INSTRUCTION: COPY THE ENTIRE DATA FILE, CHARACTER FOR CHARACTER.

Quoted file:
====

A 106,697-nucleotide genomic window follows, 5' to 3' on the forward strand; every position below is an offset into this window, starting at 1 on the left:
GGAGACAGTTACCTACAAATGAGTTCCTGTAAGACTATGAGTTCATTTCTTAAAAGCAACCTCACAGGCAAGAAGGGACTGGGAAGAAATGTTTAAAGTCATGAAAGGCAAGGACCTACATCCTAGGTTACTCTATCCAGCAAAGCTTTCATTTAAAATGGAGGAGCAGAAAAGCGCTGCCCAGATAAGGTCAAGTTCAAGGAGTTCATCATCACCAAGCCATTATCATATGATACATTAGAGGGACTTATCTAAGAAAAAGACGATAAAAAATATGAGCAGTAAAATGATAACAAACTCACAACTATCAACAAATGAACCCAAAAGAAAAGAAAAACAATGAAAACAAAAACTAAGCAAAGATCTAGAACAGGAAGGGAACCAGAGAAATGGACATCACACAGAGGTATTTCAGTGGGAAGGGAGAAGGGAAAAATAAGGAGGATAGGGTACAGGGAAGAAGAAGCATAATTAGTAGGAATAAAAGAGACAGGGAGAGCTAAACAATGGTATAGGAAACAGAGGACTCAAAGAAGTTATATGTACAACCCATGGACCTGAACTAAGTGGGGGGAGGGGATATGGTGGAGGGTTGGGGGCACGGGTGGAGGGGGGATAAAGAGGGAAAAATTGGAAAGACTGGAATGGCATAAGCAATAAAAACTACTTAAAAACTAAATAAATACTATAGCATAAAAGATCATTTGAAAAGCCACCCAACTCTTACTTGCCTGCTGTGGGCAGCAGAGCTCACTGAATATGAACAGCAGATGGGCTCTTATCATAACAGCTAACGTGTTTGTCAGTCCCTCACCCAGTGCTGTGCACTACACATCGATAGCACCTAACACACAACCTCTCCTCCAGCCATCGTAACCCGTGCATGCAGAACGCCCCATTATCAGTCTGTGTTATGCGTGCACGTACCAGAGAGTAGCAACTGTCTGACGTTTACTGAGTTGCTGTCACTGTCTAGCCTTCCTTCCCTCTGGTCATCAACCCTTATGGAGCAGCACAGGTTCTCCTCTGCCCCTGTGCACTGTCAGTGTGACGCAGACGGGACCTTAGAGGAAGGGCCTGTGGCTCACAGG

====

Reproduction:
A 106,697-nucleotide genomic window follows, 5' to 3' on the forward strand; every position below is an offset into this window, starting at 1 on the left:
GGAGACAGTTACCTACAAATGAGTTCCTGTAAGACTATGAGTTCATTTCTTAAAAGCAACCTCACAGGCAAGAAGGGACTGGGAAGAAATGTTTAAAGTCATGAAAGGCAAGGACCTACATCCTAGGTTACTCTATCCAGCAAAGCTTTCATTTAAAATGGAGGAGCAGAAAAGCGCTGCCCAGATAAGGTCAAGTTCAAGGAGTTCATCATCACCAAGCCATTATCATATGATACATTAGAGGGACTTATCTAAGAAAAAGACGATAAAAAATATGAGCAGTAAAATGATAACAAACTCACAACTATCAACAAATGAACCCAAAAGAAAAGAAAAACAATGAAAACAAAAACTAAGCAAAGATCTAGAACAGGAAGGGAACCAGAGAAATGGACATCACACAGAGGTATTTCAGTGGGAAGGGAGAAGGGAAAAATAAGGAGGATAGGGTACAGGGAAGAAGAAGCATAATTAGTAGGAATAAAAGAGACAGGGAGAGCTAAACAATGGTATAGGAAACAGAGGACTCAAAGAAGTTATATGTACAACCCATGGACCTGAACTAAGTGGGGGGAGGGGATATGGTGGAGGGTTGGGGGCACGGGTGGAGGGGGGATAAAGAGGGAAAAATTGGAAAGACTGGAATGGCATAAGCAATAAAAACTACTTAAAAACTAAATAAATACTATAGCATAAAAGATCATTTGAAAAGCCACCCAACTCTTACTTGCCTGCTGTGGGCAGCAGAGCTCACTGAATATGAACAGCAGATGGGCTCTTATCATAACAGCTAACGTGTTTGTCAGTCCCTCACCCAGTGCTGTGCACTACACATCGATAGCACCTAACACACAACCTCTCCTCCAGCCATCGTAACCCGTGCATGCAGAACGCCCCATTATCAGTCTGTGTTATGCGTGCACGTACCAGAGAGTAGCAACTGTCTGACGTTTACTGAGTTGCTGTCACTGTCTAGCCTTCCTTCCCTCTGGTCATCAACCCTTATGGAGCAGCACAGGTTCTCCTCTGCCCCTGTGCACTGTCAGTGTGACGCAGACGGGACCTTAGAGGAAGGGCCTGTGGCTCACAGG